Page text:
The French position on the recognition and condemnation of the Armenian Genocide of 1915 is one of the most principled and consistent in the world.
Many experts believe that the Armenian Diaspora and, in particular, the activities of late Charles Aznavour, had a major influence on French politicians’ stance on the Armenian Genocide.
For 30 years, bills and resolutions on the Armenian Genocide have been passed in France, which has provoked an aggressive reaction from the Turkish political elite and the public.
On May 29, 1998, the National Assembly of France passed a bill recognizing the Armenian Genocide of 1915 in the Ottoman Empire. Two years later, the Senate of France voted in favor of the draft, changing its wording to “France officially acknowledges that the Armenians were subjected to genocide in 1915.”
Already on November 19, 2001, the National Assembly unanimously passed the bill on the recognition by France of the Armenian Genocide committed in the Ottoman Empire in 1915-1923.
Even before the recognition, a leading Turkish newspaper Milliyet urged its readers to “attack” the French parliamentarians to prevent them from voting. The Turkish Foreign Minister made a statement after the decision of the French parliamentarians, noting that the recognition would seriously damage bilateral relations.
Turkey recalled the ambassador to France for consultations. The media also began to spread information that Turkey would exclude France from the list of bidders on a $7 billion contract on producing uniform for the Turkish army.
In 2006, France began the process of adopting a law criminalizing the denial of the Armenian Genocide along with the Holocaust. The law provided that the denial of the Genocide be punished with 1-year imprisonment and a fine of 45,000 euros. This law was finally adopted only in 2011.
Turkey’s reaction showed itself quickly. The then Turkish Prime Minister Recep Tayyip Erdoğan announced the suspension of relations with Paris, including the recall of the ambassador and the termination of cooperation in the military and economic spheres.
Erdogan also did not rule out the possibility of imposing economic sanctions against France. He also explained the adoption of the law by the desire of French President Nicolas Sarkozy to “win the votes of the Armenian community.”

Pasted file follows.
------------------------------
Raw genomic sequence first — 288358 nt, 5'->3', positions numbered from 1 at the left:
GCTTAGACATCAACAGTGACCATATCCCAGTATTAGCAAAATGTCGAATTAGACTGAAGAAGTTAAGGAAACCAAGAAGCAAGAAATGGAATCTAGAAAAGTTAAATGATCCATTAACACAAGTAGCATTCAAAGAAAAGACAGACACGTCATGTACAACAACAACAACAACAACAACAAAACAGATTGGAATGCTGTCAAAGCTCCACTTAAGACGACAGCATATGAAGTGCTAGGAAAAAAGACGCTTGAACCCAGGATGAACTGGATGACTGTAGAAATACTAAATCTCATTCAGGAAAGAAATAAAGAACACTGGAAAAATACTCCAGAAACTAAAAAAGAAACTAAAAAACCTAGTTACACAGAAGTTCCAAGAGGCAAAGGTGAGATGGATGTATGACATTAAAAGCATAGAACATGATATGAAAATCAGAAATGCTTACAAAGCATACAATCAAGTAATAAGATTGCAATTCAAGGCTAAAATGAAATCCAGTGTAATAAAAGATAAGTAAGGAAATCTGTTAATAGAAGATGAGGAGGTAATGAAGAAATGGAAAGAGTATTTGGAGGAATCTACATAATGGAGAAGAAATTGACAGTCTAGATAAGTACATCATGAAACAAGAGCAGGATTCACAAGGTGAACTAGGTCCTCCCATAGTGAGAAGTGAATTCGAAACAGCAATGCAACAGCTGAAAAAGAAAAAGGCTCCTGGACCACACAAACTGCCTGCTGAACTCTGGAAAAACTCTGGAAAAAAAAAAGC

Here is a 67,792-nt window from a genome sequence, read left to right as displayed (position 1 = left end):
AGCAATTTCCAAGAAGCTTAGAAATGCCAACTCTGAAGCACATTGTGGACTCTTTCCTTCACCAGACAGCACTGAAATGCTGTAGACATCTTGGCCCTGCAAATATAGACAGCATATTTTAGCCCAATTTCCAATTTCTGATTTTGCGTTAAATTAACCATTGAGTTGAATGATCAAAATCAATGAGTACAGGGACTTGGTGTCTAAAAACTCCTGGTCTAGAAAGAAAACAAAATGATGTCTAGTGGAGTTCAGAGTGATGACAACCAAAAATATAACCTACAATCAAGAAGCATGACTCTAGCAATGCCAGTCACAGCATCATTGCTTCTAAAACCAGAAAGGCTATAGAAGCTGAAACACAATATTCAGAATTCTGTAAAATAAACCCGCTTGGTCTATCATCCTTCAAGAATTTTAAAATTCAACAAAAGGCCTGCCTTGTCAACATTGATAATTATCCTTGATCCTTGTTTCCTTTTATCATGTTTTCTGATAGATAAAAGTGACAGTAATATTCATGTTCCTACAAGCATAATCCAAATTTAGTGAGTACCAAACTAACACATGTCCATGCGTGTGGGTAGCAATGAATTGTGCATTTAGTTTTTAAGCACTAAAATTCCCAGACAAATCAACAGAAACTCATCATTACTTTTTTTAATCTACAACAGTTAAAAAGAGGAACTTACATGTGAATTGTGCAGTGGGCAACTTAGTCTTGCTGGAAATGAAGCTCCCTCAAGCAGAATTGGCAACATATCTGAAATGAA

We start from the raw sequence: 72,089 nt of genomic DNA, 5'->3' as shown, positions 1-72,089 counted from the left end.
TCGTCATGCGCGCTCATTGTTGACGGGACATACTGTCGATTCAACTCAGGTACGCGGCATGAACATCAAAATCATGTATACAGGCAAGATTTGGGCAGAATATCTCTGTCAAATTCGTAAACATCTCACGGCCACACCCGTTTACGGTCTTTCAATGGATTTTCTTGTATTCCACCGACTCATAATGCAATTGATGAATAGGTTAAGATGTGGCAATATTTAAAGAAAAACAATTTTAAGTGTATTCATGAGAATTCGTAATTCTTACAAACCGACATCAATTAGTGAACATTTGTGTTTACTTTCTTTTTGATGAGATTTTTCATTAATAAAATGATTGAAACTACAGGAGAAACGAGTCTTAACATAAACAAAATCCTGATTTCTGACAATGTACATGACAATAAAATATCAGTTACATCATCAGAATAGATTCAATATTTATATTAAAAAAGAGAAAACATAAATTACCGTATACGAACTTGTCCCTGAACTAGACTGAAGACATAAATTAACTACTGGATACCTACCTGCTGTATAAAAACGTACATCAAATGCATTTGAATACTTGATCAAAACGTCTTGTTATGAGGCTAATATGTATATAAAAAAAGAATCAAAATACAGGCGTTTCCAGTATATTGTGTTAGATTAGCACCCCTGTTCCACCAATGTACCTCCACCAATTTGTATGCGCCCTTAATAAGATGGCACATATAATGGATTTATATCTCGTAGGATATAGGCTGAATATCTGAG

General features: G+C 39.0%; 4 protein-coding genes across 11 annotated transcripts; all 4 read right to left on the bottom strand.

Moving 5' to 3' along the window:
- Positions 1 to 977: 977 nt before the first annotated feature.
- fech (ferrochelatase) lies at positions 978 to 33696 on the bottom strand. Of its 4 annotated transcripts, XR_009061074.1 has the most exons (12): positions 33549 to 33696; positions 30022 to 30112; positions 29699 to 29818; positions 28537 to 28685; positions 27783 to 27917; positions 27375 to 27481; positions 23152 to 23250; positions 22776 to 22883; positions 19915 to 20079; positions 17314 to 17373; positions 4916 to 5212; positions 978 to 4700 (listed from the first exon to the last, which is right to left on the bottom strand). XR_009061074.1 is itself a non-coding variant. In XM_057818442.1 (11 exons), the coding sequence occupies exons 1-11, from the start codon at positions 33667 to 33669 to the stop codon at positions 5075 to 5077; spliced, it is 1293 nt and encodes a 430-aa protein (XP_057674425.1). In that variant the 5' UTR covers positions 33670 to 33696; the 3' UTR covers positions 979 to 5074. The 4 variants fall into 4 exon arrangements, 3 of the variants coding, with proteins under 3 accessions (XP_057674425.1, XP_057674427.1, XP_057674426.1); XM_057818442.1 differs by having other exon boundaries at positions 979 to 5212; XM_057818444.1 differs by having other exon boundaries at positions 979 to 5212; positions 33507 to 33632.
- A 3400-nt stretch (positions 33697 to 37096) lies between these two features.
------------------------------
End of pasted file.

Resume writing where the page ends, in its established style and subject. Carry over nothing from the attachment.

In Ankara, a protest rally with placards “Sarkozy-liar” was held at the French embassy. Eventually, the law was invalidated by the Constitutional Council of France since it “curbed freedom of speech.”
The third French “strike” was the recent declaration of April 24 as the Day of Remembrance of the Victims of the Armenian Genocide by President of France Emmanuel Macron. Thus, Macron fulfilled his election pledge, as well as the declaration made in Yerevan in October 2018 about the need to establish such a remembrance day.
Special adviser to the Turkish president İbrahim Kalın condemned the decision of the French president, calling the Armenian Genocide “a political lie.” The leader of the Turkish nationalist party Great Unity Mustafa Destici went further, calling for the expulsion from Turkey of 100 thousand Armenians who are living and working there “illegally.”
Official Ankara also painfully reacted to the annual statements of French presidents and their participation in the events commemorating the victims of the Armenian Genocide on April 24, the most significant of which was the visit of French President Francois Hollande to Armenia on April 24, 2015, on the centenary of the Genocide.